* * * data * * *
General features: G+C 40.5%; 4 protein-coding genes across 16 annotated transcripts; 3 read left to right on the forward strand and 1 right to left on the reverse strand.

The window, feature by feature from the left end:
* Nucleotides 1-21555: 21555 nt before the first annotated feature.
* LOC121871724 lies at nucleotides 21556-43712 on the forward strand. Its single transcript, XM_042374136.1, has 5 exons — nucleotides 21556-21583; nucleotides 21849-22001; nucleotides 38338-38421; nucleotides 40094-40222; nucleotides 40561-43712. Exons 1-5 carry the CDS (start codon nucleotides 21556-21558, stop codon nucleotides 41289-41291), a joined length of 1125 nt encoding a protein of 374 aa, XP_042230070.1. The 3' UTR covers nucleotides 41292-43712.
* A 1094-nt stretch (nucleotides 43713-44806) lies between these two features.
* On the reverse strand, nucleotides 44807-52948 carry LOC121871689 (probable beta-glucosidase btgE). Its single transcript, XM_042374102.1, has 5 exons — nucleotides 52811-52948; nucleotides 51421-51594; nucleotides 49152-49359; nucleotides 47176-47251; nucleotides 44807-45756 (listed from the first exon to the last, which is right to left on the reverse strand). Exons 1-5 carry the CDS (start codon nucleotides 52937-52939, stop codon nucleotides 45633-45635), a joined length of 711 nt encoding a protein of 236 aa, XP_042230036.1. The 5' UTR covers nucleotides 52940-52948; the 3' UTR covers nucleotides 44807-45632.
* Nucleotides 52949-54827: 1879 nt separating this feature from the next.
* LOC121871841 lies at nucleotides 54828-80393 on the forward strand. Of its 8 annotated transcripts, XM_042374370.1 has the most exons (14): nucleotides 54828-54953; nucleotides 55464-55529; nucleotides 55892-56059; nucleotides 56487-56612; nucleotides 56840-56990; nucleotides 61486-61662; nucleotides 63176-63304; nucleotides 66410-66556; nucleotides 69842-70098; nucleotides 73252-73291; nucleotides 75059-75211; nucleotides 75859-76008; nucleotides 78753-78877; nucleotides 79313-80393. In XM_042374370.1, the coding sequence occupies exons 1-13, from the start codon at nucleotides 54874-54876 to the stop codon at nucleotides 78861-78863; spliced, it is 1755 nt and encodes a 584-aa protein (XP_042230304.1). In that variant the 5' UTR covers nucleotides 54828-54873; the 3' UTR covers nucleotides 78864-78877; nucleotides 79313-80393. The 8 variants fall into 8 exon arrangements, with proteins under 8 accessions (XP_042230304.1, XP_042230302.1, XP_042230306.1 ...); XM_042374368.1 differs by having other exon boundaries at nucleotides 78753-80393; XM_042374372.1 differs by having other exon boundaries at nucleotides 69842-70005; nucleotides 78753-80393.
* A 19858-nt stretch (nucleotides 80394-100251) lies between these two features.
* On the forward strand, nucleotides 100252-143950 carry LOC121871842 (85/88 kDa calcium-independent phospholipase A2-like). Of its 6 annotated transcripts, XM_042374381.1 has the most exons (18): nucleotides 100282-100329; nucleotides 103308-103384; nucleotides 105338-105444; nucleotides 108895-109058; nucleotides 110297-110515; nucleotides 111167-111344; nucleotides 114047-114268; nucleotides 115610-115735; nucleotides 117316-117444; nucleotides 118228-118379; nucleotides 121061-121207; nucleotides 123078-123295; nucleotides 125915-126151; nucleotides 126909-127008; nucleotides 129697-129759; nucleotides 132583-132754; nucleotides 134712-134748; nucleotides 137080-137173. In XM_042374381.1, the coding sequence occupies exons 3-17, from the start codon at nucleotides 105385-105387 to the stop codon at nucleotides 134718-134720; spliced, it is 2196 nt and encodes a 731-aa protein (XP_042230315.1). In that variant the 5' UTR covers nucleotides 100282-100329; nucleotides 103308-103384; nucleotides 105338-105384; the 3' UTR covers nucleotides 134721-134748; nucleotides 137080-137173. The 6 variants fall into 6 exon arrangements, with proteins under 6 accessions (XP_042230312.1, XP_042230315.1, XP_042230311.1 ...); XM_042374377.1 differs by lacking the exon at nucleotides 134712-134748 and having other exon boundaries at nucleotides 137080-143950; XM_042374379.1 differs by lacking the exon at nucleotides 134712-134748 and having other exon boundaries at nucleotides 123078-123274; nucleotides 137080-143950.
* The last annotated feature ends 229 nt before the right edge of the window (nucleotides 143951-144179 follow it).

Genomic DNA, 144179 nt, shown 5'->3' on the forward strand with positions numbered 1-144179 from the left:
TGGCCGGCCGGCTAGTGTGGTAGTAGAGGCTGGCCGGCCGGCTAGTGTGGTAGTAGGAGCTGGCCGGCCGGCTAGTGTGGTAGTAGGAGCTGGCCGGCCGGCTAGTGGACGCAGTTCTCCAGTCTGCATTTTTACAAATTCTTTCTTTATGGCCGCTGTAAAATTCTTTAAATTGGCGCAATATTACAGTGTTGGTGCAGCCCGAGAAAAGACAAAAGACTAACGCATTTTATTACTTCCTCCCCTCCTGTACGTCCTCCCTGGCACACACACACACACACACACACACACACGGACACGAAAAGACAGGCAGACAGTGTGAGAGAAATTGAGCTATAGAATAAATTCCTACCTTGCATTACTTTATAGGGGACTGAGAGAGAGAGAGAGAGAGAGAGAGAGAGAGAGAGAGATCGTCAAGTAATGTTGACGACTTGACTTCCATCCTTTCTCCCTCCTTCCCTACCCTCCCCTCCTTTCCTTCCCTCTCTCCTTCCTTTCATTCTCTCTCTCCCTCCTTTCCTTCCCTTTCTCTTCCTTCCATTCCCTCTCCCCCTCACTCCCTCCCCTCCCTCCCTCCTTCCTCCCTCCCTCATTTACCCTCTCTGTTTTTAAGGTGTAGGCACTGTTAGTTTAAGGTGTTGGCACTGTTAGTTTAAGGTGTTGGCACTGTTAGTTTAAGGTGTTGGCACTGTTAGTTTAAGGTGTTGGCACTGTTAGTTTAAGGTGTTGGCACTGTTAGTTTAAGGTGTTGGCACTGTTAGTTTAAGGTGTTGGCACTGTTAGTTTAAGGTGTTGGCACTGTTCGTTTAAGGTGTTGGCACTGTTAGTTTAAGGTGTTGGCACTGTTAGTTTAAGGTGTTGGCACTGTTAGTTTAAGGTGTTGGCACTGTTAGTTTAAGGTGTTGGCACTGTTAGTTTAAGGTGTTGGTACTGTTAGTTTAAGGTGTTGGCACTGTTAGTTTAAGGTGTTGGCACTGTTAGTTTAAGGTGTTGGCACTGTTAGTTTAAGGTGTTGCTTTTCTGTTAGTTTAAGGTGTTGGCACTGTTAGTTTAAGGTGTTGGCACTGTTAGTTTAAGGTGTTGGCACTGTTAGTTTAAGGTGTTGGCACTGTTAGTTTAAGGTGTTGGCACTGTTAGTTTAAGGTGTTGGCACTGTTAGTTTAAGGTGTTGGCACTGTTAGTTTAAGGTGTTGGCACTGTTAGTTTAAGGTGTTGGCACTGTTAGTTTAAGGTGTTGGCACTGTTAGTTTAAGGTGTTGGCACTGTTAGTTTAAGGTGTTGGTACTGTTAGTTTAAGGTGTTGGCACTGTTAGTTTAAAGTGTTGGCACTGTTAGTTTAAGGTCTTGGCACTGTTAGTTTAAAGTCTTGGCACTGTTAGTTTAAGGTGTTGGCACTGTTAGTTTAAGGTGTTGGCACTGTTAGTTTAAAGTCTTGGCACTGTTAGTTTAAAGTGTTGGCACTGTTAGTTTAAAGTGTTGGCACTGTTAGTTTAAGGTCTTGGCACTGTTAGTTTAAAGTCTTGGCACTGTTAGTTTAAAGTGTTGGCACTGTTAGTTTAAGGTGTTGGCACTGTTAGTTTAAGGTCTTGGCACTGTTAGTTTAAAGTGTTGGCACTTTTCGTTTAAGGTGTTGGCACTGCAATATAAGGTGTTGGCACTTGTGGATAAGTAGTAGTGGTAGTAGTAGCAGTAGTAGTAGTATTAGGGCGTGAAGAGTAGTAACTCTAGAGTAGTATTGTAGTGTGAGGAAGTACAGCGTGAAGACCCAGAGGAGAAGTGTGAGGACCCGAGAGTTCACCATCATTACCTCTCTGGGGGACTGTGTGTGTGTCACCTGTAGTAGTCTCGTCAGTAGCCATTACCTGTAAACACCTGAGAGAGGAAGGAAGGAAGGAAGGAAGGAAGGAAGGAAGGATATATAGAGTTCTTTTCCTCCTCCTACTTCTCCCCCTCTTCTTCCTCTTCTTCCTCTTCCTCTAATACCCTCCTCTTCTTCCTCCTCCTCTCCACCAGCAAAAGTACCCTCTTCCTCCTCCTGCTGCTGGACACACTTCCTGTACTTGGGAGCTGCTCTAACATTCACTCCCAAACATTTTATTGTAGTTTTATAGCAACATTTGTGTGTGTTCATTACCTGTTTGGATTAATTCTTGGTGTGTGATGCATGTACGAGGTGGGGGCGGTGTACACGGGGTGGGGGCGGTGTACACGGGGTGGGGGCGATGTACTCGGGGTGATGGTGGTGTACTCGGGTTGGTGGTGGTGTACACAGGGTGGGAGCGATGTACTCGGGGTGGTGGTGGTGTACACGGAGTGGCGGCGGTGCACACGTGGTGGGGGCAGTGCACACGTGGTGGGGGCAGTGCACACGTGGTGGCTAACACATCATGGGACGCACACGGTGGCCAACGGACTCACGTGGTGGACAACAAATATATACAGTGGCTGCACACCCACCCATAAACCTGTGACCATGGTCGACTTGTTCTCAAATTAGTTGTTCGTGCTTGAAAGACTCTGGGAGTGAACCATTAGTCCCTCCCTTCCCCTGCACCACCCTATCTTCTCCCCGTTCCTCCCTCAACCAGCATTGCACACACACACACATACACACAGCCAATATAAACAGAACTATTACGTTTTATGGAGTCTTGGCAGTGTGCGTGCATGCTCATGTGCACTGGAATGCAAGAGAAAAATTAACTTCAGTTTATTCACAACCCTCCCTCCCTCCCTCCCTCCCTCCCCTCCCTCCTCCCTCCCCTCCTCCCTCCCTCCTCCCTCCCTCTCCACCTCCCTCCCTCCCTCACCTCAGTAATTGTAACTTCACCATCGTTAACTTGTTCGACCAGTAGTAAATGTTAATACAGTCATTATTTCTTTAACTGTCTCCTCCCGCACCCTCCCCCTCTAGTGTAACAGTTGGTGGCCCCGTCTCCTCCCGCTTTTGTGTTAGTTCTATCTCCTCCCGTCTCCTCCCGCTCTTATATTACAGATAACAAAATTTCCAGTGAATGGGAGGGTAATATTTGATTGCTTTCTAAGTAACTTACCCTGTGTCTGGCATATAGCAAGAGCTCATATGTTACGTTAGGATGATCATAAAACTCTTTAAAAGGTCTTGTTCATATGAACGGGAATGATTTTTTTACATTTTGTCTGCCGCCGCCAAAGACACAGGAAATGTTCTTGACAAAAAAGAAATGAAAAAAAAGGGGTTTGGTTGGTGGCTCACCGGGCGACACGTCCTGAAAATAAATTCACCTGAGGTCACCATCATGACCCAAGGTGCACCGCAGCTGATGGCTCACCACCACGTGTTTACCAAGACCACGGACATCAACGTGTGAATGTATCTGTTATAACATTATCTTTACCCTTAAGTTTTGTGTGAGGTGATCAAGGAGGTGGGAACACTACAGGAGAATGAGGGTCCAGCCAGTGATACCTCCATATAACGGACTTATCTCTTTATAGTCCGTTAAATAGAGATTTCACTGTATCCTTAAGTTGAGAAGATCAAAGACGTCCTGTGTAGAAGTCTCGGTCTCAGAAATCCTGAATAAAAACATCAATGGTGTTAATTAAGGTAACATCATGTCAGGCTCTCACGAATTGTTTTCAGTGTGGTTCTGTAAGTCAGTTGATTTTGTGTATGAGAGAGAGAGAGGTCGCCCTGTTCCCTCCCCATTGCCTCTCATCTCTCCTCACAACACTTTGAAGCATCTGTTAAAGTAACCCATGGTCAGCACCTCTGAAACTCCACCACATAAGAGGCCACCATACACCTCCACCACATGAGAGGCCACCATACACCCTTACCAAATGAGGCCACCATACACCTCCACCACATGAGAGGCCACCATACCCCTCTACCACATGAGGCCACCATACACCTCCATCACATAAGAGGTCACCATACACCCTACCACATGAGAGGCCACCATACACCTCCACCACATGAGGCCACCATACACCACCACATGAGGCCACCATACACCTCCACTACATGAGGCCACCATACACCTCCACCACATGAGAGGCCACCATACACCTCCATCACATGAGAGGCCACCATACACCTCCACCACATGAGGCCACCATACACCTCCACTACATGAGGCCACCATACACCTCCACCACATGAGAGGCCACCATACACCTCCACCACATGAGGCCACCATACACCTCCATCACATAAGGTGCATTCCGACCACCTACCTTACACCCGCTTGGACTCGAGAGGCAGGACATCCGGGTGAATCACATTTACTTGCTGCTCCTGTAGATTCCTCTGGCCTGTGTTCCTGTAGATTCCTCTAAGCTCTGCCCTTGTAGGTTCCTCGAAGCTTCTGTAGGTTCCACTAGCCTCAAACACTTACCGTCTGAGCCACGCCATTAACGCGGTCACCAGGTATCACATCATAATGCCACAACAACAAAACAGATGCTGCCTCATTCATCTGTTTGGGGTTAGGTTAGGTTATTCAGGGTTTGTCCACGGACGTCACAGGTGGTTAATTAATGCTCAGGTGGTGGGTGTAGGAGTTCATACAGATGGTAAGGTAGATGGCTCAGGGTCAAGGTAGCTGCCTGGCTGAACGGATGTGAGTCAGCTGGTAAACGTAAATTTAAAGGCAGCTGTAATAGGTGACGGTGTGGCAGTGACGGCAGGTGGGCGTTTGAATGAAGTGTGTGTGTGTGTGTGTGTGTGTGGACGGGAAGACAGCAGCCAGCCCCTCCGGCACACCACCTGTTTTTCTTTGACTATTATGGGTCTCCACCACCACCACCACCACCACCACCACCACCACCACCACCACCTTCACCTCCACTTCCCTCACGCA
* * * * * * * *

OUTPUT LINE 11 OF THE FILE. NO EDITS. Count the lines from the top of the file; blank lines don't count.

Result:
* The last annotated feature ends 229 nt before the right edge of the window (nucleotides 143951-144179 follow it).